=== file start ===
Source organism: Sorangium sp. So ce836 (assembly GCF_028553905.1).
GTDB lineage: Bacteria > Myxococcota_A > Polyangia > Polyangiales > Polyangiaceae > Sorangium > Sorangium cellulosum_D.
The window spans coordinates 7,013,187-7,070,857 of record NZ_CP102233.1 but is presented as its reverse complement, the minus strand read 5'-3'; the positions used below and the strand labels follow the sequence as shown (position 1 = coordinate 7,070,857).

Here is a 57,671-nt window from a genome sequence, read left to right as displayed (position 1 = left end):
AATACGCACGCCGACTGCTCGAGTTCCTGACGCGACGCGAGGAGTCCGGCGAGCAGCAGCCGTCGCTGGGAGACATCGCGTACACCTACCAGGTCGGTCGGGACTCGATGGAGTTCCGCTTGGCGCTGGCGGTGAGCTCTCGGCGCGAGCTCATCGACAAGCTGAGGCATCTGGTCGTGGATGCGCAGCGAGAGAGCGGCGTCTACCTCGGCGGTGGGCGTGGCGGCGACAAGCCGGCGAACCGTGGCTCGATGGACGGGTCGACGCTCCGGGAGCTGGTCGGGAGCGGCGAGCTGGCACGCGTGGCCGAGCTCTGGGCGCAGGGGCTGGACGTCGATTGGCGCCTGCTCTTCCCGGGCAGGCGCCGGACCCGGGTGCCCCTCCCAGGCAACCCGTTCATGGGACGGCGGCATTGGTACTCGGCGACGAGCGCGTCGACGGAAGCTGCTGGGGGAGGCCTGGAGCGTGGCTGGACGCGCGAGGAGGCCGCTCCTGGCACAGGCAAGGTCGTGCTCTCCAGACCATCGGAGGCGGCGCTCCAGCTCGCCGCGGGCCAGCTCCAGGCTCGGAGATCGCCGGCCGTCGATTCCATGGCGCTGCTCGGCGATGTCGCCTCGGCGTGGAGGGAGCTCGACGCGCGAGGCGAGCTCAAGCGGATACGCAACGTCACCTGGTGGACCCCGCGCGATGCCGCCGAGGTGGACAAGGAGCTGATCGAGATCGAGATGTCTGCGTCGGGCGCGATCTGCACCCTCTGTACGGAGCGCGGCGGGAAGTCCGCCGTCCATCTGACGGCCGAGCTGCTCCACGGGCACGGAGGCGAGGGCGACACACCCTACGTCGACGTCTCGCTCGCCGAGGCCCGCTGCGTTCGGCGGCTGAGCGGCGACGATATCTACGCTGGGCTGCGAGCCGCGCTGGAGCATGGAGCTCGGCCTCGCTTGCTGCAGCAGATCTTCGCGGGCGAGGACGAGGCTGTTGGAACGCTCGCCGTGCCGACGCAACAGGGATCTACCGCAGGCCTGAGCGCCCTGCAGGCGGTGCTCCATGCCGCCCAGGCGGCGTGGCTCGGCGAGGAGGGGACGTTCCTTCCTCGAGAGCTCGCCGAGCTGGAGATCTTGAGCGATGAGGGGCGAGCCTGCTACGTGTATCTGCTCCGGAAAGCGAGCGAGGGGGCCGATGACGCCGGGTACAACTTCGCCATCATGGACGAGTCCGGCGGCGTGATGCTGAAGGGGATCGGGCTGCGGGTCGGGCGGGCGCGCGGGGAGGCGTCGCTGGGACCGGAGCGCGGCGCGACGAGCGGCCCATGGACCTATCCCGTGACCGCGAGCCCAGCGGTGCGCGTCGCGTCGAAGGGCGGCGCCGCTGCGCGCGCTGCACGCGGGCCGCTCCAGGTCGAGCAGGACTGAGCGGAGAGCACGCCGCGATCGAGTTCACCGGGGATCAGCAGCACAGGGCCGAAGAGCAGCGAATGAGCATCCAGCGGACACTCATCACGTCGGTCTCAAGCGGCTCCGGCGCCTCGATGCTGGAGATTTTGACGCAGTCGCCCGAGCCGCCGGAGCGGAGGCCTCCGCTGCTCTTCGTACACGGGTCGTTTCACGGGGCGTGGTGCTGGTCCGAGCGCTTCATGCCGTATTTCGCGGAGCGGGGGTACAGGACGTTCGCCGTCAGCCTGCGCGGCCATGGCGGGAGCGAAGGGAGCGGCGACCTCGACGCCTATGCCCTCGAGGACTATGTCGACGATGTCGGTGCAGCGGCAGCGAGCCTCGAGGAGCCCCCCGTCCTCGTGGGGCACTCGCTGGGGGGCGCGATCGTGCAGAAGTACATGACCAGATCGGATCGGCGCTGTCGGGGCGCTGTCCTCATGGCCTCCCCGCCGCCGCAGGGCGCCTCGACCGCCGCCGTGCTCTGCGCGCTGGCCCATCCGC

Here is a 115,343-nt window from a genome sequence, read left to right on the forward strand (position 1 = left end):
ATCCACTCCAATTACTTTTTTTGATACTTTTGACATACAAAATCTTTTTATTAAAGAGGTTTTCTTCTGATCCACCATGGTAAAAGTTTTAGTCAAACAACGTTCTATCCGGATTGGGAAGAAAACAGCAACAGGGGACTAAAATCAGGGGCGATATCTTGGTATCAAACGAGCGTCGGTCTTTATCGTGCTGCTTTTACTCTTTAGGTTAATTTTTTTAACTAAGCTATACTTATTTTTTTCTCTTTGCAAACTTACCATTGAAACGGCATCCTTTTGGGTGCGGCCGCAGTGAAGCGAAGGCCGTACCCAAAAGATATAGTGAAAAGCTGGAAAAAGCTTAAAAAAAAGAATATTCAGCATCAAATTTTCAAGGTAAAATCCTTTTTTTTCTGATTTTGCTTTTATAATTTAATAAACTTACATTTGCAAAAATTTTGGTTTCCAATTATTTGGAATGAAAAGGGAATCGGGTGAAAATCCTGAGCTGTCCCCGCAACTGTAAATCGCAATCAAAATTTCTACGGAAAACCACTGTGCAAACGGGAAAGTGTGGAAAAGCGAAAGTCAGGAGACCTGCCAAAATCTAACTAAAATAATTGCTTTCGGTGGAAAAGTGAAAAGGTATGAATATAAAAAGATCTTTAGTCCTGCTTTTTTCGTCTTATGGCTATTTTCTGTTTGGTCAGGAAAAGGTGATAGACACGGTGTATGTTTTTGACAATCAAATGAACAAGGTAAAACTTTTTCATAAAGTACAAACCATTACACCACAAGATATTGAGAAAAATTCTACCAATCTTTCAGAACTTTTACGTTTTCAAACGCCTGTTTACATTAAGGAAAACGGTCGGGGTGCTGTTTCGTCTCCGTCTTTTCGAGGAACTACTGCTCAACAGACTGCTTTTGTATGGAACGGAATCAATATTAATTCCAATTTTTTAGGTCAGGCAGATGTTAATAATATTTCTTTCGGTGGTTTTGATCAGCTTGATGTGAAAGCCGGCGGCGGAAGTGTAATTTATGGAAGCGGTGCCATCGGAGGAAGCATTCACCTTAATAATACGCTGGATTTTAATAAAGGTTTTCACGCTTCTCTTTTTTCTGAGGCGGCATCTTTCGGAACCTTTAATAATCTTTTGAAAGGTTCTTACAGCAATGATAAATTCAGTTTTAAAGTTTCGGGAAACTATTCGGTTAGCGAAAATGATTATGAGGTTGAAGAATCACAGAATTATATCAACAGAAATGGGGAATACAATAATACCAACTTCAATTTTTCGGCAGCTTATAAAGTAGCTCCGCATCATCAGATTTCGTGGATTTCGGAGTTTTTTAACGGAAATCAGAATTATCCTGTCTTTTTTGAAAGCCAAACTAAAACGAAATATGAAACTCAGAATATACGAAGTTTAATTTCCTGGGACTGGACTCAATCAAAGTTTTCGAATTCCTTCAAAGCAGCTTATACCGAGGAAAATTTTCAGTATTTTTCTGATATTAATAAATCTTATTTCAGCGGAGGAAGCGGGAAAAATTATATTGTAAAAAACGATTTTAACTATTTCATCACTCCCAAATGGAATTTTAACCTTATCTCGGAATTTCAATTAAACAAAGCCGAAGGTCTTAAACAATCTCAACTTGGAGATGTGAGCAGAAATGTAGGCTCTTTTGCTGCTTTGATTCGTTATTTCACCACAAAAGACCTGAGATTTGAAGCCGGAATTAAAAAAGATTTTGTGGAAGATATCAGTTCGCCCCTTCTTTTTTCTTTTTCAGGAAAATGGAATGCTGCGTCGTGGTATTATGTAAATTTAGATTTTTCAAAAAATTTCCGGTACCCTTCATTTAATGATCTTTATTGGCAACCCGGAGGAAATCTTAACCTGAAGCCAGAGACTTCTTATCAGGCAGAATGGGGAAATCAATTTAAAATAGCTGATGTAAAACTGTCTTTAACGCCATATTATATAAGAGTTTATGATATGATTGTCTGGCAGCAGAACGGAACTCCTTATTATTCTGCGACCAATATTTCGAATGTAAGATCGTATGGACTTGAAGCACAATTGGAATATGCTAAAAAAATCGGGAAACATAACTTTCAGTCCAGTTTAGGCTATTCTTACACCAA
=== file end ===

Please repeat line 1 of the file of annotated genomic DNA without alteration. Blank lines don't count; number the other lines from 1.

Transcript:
Source organism: Sorangium sp. So ce836 (assembly GCF_028553905.1).